MadLab and Arts Catalyst's LabEasy:DIY Biology for the Bio-Curious has won the European KiiCS Award on arts and science for innovation.
LabEasy is a new concept of lab designed to learn about life sciences “by doing”. It was developed as part of the art and science activities run by Arts Catalyst (UK). LabEasy focused on the emerging field of "DIYBio" and transformed Arts Catalyst's warehouse-style events space into a DIY lab, offering participants low-fi alternatives to standard lab protocols through a series of open labs. The workshops were attended by artists, designers, fellow DIY biologists and academics – creating a cross-disciplinary setting and catalyst for future ideas for artworks, studies. The winners (Asa Callow and Rachael Turner from MadLab) will be offered free business mentoring support by the St John’s Innovation Centre in Cambridge.
In the KiiCS Young Adult section, the award went to “Slave for Love” – a device detecting whether you are in love or not by measuring the level of oxytocin in your body, developed as part of art and science activities run by Kapelica Gallery (Slovenia). The Young Adult (Petja Skomina) will receive an iPad Mini.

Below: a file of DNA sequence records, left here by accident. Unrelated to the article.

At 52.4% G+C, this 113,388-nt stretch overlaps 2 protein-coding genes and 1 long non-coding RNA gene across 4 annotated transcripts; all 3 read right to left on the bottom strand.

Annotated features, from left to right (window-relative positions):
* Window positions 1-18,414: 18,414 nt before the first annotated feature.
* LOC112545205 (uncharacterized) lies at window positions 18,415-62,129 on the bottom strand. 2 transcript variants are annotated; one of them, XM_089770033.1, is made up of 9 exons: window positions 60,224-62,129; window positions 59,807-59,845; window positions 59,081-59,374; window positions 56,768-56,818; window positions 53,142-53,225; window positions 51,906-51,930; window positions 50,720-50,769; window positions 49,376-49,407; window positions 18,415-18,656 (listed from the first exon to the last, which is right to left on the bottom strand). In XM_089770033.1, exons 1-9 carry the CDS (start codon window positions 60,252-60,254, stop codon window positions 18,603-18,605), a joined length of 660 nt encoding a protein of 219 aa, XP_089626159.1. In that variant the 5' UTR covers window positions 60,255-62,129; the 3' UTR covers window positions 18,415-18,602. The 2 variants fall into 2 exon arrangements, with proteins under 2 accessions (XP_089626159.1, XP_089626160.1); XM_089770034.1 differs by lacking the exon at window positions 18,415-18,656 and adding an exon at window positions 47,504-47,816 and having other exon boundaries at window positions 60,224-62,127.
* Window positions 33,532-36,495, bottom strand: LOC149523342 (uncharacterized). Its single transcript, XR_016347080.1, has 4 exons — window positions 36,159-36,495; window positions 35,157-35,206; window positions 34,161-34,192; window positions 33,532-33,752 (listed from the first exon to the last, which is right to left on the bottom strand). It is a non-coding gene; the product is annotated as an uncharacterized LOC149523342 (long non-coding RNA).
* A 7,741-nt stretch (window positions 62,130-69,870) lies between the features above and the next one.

The winning ideas resulted from the art and science incubation processes experimented over the lifetime of the EU-supported project KiiCS. The shortlist can be seen here. The ideas were assessed by an International Jury composed of five arts and science experts (from Ars Electronica, Royal Netherlands Academy of Arts and Sciences, ARTE France) on the basis of originality and innovation criteria.
Winners were unveiled on Friday 26 September, in Amsterdam, the Netherlands, at the KiiCS Award Ceremony taking place as part of the Discovery Festival.
The International Jury also gave a Special Mention in the Adults Section to artists Laura Cinti and Howard Boland's "Living Mirror", an interactive bio art installation that produces real-time images or patterns using living magnetic bacteria, developed as part of Waag Society's art and science incubation activities (Netherlands). A similar mention was awarded in the Young Adults Section to “Ergonomics, study of the back and design of a system to detect bad positions” by the Youth Advisory Board, a body gathering young people in charge of providing inputs to and promoting KiiCS across Europe. This idea was developed at Domus (Spain).
KiiCs (Knowledge Incubation in Innovation and Creation for Science) is a 3-year European Commission-funded project.